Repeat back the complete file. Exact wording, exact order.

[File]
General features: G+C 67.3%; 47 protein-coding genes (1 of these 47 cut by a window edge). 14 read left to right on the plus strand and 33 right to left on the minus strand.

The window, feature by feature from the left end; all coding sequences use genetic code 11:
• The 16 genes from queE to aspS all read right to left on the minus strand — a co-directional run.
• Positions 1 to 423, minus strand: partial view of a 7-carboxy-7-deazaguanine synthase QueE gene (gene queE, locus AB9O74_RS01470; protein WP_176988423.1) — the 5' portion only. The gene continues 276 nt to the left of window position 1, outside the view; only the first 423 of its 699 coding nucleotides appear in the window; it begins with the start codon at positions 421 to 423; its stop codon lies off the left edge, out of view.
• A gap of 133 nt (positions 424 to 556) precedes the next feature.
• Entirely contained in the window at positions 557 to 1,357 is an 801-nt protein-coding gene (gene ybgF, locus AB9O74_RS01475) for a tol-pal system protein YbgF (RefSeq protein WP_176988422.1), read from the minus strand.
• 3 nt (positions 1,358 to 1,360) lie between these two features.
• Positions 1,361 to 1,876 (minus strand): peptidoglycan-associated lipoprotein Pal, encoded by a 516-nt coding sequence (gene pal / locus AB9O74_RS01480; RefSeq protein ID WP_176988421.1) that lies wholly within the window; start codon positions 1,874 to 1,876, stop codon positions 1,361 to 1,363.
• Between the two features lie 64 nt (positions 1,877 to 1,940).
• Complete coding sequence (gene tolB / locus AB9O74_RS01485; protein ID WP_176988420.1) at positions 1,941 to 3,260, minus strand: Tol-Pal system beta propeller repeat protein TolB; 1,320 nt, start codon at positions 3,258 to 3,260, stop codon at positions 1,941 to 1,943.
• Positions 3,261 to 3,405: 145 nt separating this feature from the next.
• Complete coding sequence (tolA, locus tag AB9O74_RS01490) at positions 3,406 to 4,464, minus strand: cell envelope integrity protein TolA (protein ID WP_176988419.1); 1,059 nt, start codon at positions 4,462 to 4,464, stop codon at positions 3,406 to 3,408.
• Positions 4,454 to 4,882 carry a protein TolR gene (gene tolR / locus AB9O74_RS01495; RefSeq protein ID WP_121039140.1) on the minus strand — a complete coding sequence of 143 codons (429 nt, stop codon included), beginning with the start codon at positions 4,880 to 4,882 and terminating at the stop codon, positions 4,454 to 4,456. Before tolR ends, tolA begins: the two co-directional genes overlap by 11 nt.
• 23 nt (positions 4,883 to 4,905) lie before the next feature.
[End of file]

General features: G+C 67.3%; 47 protein-coding genes (1 of these 47 cut by a window edge). 14 read left to right on the plus strand and 33 right to left on the minus strand.

The window, feature by feature from the left end; all coding sequences use genetic code 11:
• The 16 genes from queE to aspS all read right to left on the minus strand — a co-directional run.
• Positions 1 to 423, minus strand: partial view of a 7-carboxy-7-deazaguanine synthase QueE gene (gene queE, locus AB9O74_RS01470; protein WP_176988423.1) — the 5' portion only. The gene continues 276 nt to the left of window position 1, outside the view; only the first 423 of its 699 coding nucleotides appear in the window; it begins with the start codon at positions 421 to 423; its stop codon lies off the left edge, out of view.
• A gap of 133 nt (positions 424 to 556) precedes the next feature.
• Entirely contained in the window at positions 557 to 1,357 is an 801-nt protein-coding gene (gene ybgF, locus AB9O74_RS01475) for a tol-pal system protein YbgF (RefSeq protein WP_176988422.1), read from the minus strand.
• 3 nt (positions 1,358 to 1,360) lie between these two features.
• Positions 1,361 to 1,876 (minus strand): peptidoglycan-associated lipoprotein Pal, encoded by a 516-nt coding sequence (gene pal / locus AB9O74_RS01480; RefSeq protein ID WP_176988421.1) that lies wholly within the window; start codon positions 1,874 to 1,876, stop codon positions 1,361 to 1,363.
• Between the two features lie 64 nt (positions 1,877 to 1,940).
• Complete coding sequence (gene tolB / locus AB9O74_RS01485; protein ID WP_176988420.1) at positions 1,941 to 3,260, minus strand: Tol-Pal system beta propeller repeat protein TolB; 1,320 nt, start codon at positions 3,258 to 3,260, stop codon at positions 1,941 to 1,943.
• Positions 3,261 to 3,405: 145 nt separating this feature from the next.
• Complete coding sequence (tolA, locus tag AB9O74_RS01490) at positions 3,406 to 4,464, minus strand: cell envelope integrity protein TolA (protein ID WP_176988419.1); 1,059 nt, start codon at positions 4,462 to 4,464, stop codon at positions 3,406 to 3,408.
• Positions 4,454 to 4,882 carry a protein TolR gene (gene tolR / locus AB9O74_RS01495; RefSeq protein ID WP_121039140.1) on the minus strand — a complete coding sequence of 143 codons (429 nt, stop codon included), beginning with the start codon at positions 4,880 to 4,882 and terminating at the stop codon, positions 4,454 to 4,456. Before tolR ends, tolA begins: the two co-directional genes overlap by 11 nt.
• 23 nt (positions 4,883 to 4,905) lie before the next feature.